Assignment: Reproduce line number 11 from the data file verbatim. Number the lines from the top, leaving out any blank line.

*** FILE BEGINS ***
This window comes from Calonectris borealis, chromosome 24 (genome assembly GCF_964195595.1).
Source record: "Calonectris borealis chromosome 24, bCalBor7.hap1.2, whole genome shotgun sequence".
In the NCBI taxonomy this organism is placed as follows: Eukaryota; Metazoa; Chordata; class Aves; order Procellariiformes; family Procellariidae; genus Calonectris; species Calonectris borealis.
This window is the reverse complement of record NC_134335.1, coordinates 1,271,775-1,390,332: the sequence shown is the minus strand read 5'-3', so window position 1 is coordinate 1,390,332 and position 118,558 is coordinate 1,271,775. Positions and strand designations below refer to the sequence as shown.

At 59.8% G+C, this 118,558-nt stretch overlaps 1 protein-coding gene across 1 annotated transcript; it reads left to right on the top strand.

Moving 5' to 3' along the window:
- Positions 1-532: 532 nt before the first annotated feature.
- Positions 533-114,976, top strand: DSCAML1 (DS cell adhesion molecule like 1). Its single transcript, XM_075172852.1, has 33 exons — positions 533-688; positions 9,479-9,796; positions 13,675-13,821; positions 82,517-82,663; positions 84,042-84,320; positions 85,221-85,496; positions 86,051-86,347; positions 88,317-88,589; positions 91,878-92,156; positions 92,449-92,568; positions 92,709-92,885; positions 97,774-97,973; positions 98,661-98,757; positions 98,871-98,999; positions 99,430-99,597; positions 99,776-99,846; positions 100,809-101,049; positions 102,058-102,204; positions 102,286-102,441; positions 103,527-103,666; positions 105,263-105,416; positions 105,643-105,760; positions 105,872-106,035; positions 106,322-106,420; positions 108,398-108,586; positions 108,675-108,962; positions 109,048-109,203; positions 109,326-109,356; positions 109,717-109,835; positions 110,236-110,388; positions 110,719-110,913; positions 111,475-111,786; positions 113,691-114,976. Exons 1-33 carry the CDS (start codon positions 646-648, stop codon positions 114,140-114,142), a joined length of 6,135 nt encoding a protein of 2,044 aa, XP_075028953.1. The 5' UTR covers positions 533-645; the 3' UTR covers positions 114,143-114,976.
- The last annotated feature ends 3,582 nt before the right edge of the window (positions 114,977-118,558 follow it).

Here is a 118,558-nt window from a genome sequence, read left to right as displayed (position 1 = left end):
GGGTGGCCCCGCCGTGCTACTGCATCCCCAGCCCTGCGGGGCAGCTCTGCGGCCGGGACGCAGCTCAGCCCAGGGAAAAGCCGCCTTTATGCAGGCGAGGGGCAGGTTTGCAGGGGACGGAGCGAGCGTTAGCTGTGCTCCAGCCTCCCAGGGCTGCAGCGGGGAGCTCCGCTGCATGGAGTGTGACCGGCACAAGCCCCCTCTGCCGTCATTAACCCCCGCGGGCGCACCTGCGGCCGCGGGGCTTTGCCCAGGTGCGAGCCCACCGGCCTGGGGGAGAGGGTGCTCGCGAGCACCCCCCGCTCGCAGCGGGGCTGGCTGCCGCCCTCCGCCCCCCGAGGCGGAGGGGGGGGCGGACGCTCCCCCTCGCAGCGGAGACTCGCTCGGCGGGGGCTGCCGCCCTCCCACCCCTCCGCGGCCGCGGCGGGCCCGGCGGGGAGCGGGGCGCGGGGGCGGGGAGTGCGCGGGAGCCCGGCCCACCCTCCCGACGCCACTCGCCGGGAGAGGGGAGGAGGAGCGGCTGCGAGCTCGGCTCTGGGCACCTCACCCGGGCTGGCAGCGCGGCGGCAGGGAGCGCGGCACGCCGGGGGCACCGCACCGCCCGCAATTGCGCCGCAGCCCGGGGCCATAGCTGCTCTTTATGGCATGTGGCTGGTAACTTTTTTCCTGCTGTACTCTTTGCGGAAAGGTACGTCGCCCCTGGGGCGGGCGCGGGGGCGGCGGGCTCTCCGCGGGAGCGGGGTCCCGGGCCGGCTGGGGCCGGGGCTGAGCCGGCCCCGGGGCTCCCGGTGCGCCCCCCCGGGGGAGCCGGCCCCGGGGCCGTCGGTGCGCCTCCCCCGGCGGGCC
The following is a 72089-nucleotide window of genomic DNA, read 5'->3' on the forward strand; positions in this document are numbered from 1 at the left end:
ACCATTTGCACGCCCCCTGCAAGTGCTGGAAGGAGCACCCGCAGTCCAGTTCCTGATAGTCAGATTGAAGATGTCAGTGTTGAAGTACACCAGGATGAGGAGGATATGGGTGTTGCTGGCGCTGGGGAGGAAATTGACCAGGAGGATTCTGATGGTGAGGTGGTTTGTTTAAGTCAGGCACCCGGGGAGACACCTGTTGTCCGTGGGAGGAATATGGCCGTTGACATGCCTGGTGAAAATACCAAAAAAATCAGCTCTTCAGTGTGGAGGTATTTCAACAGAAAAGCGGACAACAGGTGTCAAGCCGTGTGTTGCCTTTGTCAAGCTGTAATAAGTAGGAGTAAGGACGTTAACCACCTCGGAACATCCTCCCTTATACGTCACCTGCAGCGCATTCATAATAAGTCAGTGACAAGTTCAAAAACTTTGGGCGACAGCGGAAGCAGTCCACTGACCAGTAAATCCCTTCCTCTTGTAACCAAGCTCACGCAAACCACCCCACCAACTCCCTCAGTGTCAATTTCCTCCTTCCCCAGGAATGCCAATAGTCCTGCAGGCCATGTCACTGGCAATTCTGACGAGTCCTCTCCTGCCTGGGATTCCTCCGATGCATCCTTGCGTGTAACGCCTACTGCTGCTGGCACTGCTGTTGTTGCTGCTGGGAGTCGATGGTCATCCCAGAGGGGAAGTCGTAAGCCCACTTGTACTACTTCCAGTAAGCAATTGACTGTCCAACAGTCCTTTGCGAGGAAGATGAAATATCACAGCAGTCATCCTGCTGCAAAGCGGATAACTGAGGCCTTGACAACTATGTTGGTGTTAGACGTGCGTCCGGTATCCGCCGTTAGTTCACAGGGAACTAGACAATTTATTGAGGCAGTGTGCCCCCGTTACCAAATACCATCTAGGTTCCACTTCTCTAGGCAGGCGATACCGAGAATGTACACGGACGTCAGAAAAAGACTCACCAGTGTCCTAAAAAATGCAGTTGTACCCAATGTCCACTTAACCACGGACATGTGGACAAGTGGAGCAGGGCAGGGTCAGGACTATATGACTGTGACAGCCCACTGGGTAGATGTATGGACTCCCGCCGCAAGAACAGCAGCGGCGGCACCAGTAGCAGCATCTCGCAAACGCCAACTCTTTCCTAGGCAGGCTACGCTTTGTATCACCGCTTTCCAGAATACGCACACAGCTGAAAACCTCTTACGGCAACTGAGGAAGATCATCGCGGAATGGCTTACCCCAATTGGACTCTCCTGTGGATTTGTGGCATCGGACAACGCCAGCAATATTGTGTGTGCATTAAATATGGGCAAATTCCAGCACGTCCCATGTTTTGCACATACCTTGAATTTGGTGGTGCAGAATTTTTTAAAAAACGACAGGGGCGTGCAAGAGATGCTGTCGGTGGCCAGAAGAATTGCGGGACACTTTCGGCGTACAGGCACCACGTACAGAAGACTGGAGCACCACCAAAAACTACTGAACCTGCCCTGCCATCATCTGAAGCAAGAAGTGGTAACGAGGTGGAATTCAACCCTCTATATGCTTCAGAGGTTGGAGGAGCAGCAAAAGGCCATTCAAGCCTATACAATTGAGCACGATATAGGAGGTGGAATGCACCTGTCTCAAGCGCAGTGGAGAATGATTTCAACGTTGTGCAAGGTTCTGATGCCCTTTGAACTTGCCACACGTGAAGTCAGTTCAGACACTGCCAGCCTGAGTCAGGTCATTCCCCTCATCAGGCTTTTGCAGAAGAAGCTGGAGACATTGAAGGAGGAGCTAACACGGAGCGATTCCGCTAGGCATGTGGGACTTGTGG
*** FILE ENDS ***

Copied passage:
GGGTGGCCCCGCCGTGCTACTGCATCCCCAGCCCTGCGGGGCAGCTCTGCGGCCGGGACGCAGCTCAGCCCAGGGAAAAGCCGCCTTTATGCAGGCGAGGGGCAGGTTTGCAGGGGACGGAGCGAGCGTTAGCTGTGCTCCAGCCTCCCAGGGCTGCAGCGGGGAGCTCCGCTGCATGGAGTGTGACCGGCACAAGCCCCCTCTGCCGTCATTAACCCCCGCGGGCGCACCTGCGGCCGCGGGGCTTTGCCCAGGTGCGAGCCCACCGGCCTGGGGGAGAGGGTGCTCGCGAGCACCCCCCGCTCGCAGCGGGGCTGGCTGCCGCCCTCCGCCCCCCGAGGCGGAGGGGGGGGCGGACGCTCCCCCTCGCAGCGGAGACTCGCTCGGCGGGGGCTGCCGCCCTCCCACCCCTCCGCGGCCGCGGCGGGCCCGGCGGGGAGCGGGGCGCGGGGGCGGGGAGTGCGCGGGAGCCCGGCCCACCCTCCCGACGCCACTCGCCGGGAGAGGGGAGGAGGAGCGGCTGCGAGCTCGGCTCTGGGCACCTCACCCGGGCTGGCAGCGCGGCGGCAGGGAGCGCGGCACGCCGGGGGCACCGCACCGCCCGCAATTGCGCCGCAGCCCGGGGCCATAGCTGCTCTTTATGGCATGTGGCTGGTAACTTTTTTCCTGCTGTACTCTTTGCGGAAAGGTACGTCGCCCCTGGGGCGGGCGCGGGGGCGGCGGGCTCTCCGCGGGAGCGGGGTCCCGGGCCGGCTGGGGCCGGGGCTGAGCCGGCCCCGGGGCTCCCGGTGCGCCCCCCCGGGGGAGCCGGCCCCGGGGCCGTCGGTGCGCCTCCCCCGGCGGGCC